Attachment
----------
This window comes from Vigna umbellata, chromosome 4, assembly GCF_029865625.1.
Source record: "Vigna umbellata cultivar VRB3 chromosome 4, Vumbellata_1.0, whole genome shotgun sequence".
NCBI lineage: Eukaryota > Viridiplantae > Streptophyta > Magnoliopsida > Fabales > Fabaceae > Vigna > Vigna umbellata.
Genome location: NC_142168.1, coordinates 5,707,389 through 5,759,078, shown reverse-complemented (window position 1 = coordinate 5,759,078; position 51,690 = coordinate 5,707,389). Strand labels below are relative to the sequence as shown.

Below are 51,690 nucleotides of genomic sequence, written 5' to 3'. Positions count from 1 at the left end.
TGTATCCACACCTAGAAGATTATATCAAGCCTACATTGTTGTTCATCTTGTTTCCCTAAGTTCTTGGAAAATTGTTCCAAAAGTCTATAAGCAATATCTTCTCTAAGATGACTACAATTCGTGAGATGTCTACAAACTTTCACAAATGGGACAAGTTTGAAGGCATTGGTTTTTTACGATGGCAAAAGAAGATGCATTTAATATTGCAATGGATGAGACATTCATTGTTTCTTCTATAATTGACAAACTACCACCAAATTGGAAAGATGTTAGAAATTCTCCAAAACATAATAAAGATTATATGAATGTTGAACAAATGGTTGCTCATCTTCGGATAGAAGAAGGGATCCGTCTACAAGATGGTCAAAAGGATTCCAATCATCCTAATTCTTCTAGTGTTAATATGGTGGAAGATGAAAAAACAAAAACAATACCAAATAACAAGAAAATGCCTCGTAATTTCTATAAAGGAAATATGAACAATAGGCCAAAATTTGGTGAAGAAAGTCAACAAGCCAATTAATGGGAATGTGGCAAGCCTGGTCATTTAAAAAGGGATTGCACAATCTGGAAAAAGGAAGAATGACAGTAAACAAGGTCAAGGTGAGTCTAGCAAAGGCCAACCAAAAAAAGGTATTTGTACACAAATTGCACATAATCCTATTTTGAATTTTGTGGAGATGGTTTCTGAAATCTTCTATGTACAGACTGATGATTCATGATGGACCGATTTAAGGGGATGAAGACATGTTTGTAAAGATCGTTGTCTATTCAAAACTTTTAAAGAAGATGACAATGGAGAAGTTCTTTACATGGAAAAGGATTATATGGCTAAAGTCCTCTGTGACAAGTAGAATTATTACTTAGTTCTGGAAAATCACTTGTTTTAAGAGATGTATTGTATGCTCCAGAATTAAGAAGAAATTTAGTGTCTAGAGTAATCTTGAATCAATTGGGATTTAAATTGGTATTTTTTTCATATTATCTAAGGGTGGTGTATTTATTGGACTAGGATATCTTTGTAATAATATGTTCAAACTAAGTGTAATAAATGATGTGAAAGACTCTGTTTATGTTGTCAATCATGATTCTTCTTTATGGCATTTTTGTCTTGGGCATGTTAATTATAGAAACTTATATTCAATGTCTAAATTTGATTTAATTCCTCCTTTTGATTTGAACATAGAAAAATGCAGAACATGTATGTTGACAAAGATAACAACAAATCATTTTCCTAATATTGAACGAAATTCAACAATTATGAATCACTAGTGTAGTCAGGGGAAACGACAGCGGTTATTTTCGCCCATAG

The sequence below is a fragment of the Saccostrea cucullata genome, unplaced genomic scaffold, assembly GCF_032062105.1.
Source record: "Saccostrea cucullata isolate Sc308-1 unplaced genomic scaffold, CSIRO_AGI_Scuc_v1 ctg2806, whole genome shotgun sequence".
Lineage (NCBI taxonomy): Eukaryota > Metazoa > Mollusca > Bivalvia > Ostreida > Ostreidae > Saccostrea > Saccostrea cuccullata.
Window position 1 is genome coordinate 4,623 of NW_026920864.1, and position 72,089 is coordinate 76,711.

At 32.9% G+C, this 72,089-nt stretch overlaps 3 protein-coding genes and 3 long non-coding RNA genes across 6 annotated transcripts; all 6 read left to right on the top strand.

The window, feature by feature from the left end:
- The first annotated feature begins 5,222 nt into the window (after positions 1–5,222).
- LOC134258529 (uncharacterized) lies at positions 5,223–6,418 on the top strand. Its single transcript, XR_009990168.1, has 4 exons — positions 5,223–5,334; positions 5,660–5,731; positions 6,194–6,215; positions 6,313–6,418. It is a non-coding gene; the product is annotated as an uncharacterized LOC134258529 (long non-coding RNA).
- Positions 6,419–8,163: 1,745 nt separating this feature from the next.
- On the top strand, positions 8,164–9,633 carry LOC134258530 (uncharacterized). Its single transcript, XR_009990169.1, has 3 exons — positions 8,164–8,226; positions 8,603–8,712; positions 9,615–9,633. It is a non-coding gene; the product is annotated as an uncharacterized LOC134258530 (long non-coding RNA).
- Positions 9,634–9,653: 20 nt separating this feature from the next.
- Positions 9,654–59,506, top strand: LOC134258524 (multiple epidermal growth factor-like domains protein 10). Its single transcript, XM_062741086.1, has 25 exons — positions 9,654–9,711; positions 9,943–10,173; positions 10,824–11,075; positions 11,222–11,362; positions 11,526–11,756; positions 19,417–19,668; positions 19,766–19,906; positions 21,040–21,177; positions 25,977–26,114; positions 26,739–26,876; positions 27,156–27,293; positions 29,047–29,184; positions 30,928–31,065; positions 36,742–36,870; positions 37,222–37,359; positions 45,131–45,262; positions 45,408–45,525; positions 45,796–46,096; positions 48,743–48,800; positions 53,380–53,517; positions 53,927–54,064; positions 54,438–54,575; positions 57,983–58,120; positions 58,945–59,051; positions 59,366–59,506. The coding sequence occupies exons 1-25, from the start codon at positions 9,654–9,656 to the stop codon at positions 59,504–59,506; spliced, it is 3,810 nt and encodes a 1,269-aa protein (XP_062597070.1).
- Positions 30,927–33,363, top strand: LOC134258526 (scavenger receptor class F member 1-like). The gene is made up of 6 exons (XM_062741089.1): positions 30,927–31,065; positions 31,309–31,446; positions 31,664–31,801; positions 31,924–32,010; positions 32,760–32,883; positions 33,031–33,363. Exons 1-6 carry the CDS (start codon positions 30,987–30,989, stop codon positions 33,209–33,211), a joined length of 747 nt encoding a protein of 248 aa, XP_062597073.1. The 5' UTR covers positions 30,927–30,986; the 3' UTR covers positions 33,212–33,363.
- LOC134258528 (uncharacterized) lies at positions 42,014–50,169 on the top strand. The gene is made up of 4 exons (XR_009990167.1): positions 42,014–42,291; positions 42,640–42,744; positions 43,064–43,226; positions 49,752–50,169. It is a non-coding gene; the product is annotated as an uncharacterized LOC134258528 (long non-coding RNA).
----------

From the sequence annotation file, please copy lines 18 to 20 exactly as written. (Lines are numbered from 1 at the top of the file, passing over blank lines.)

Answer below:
- Positions 9,654–59,506, top strand: LOC134258524 (multiple epidermal growth factor-like domains protein 10). Its single transcript, XM_062741086.1, has 25 exons — positions 9,654–9,711; positions 9,943–10,173; positions 10,824–11,075; positions 11,222–11,362; positions 11,526–11,756; positions 19,417–19,668; positions 19,766–19,906; positions 21,040–21,177; positions 25,977–26,114; positions 26,739–26,876; positions 27,156–27,293; positions 29,047–29,184; positions 30,928–31,065; positions 36,742–36,870; positions 37,222–37,359; positions 45,131–45,262; positions 45,408–45,525; positions 45,796–46,096; positions 48,743–48,800; positions 53,380–53,517; positions 53,927–54,064; positions 54,438–54,575; positions 57,983–58,120; positions 58,945–59,051; positions 59,366–59,506. The coding sequence occupies exons 1-25, from the start codon at positions 9,654–9,656 to the stop codon at positions 59,504–59,506; spliced, it is 3,810 nt and encodes a 1,269-aa protein (XP_062597070.1).
- Positions 30,927–33,363, top strand: LOC134258526 (scavenger receptor class F member 1-like). The gene is made up of 6 exons (XM_062741089.1): positions 30,927–31,065; positions 31,309–31,446; positions 31,664–31,801; positions 31,924–32,010; positions 32,760–32,883; positions 33,031–33,363. Exons 1-6 carry the CDS (start codon positions 30,987–30,989, stop codon positions 33,209–33,211), a joined length of 747 nt encoding a protein of 248 aa, XP_062597073.1. The 5' UTR covers positions 30,927–30,986; the 3' UTR covers positions 33,212–33,363.
- LOC134258528 (uncharacterized) lies at positions 42,014–50,169 on the top strand. The gene is made up of 4 exons (XR_009990167.1): positions 42,014–42,291; positions 42,640–42,744; positions 43,064–43,226; positions 49,752–50,169. It is a non-coding gene; the product is annotated as an uncharacterized LOC134258528 (long non-coding RNA).